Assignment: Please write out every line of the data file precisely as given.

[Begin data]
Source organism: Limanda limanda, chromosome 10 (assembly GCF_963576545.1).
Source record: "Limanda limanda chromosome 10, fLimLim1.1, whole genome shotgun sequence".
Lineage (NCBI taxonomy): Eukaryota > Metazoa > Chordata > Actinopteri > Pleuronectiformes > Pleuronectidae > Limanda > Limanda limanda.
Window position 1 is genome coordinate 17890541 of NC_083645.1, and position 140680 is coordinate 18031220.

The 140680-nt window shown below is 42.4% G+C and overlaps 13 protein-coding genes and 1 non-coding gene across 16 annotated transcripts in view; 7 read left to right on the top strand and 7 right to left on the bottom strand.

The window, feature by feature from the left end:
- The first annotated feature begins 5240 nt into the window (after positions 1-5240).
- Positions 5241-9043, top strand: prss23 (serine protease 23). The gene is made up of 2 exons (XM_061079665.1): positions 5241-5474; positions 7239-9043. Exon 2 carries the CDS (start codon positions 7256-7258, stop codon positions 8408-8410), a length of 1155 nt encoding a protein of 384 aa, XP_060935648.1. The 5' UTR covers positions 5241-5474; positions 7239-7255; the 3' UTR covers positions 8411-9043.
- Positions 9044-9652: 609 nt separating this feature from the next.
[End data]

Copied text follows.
Source organism: Limanda limanda, chromosome 10 (assembly GCF_963576545.1).
Source record: "Limanda limanda chromosome 10, fLimLim1.1, whole genome shotgun sequence".
Lineage (NCBI taxonomy): Eukaryota > Metazoa > Chordata > Actinopteri > Pleuronectiformes > Pleuronectidae > Limanda > Limanda limanda.
Window position 1 is genome coordinate 17890541 of NC_083645.1, and position 140680 is coordinate 18031220.

The 140680-nt window shown below is 42.4% G+C and overlaps 13 protein-coding genes and 1 non-coding gene across 16 annotated transcripts in view; 7 read left to right on the top strand and 7 right to left on the bottom strand.

The window, feature by feature from the left end:
- The first annotated feature begins 5240 nt into the window (after positions 1-5240).
- Positions 5241-9043, top strand: prss23 (serine protease 23). The gene is made up of 2 exons (XM_061079665.1): positions 5241-5474; positions 7239-9043. Exon 2 carries the CDS (start codon positions 7256-7258, stop codon positions 8408-8410), a length of 1155 nt encoding a protein of 384 aa, XP_060935648.1. The 5' UTR covers positions 5241-5474; positions 7239-7255; the 3' UTR covers positions 8411-9043.
- Positions 9044-9652: 609 nt separating this feature from the next.